Thursday, August 12, 2010

DTN News: NORAD Praises Results Of Joint Air Defense Drills With Russia

Defense News: DTN News: NORAD Praises Results Of Joint Air Defense Drills With Russia
Source: DTN News / Ria Novosti
(NSI News Source Info) WASHINGTON, U.S. - August 12, 2010: Officers of the North American Aerospace Defense Command (NORAD) say they are satisfied with the results of joint anti-terrorism drills with the Russian Air Force and hope for further cooperation.
The exercise, dubbed Vigilant Eagle, was carried out on August 6-11, and involved Russian, Canadian and U.S. air force personnel operating from command centers at the Elmendorf airbase in Alaska, and in Khabarovsk, Russia.
"This exercise is one milestone in working together in other future efforts. Our folks are proud to be a part of such an important event and are passionate about partaking in efforts to protect our borders," Air Force Lt. Col. John Oberst was quoted as saying on the NORAD Website.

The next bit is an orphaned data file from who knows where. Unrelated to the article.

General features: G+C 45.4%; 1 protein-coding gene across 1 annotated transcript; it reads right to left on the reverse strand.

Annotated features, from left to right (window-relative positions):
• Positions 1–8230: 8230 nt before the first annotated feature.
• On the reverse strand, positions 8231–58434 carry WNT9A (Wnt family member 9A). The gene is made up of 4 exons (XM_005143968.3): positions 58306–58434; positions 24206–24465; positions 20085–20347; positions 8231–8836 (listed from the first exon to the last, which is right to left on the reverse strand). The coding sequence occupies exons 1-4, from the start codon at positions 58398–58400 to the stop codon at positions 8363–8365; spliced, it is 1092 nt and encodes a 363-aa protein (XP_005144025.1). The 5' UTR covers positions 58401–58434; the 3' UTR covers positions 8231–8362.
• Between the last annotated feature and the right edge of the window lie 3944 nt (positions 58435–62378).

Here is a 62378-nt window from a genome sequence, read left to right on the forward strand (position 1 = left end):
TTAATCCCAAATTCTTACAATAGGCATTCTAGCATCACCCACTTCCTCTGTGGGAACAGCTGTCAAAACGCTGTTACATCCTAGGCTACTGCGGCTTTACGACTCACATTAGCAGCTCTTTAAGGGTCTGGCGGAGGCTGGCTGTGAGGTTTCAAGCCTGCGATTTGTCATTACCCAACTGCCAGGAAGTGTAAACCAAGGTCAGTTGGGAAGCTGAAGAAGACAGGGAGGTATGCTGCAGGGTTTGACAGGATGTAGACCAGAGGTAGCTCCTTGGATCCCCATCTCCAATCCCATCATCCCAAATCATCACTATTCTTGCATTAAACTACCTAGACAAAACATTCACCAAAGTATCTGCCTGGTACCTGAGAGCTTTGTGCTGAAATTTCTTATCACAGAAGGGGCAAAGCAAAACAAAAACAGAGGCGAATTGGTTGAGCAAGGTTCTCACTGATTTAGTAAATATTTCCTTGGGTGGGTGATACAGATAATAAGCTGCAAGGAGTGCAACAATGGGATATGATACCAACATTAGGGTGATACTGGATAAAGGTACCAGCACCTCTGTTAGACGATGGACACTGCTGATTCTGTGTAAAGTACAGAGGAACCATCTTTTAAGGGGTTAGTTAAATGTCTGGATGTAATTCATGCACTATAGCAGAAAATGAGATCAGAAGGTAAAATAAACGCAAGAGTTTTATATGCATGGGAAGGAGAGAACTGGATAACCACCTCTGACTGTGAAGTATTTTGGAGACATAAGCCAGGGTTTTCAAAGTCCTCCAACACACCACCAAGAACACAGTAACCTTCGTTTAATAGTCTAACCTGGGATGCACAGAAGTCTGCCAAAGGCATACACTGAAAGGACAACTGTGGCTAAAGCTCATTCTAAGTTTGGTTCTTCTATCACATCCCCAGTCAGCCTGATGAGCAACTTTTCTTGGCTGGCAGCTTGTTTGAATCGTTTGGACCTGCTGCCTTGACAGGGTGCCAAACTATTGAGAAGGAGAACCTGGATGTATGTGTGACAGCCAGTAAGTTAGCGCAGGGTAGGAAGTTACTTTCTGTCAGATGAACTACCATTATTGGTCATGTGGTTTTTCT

The exercise scenario, put together by NORAD and U.S. Northern Command, created a situation requiring both the Russian Air Force and NORAD to launch or divert fighter aircraft to investigate and follow a U.S. flagged Golfstream 4 plane on an international flight that has been taken over by terrorists.
"What we are practicing today is the communication procedures between NORAD, plus U.S. civilian air traffic control agencies and our Russian counterparts so that we can pass on information to them about air terrorism events to allow them to posture their forces to respond in kind," Canadian Forces Col. Todd Balfe, Alaska NORAD Region deputy commander, said.
The drills involved U.S. AWACS E-3B and Russian A-50 airborne warning and control aircraft, Russian MiG-31 and Su-27 fighters and U.S. F-22 interceptors, along with refueling aircraft from both countries.
The exercise was carried out under a cooperative military agreement between Russia and the United States, which tasks NORAD, the bi-national U.S. and Canadian command, and the Russian Air Force to conduct a live-fly exercise for up to five days.

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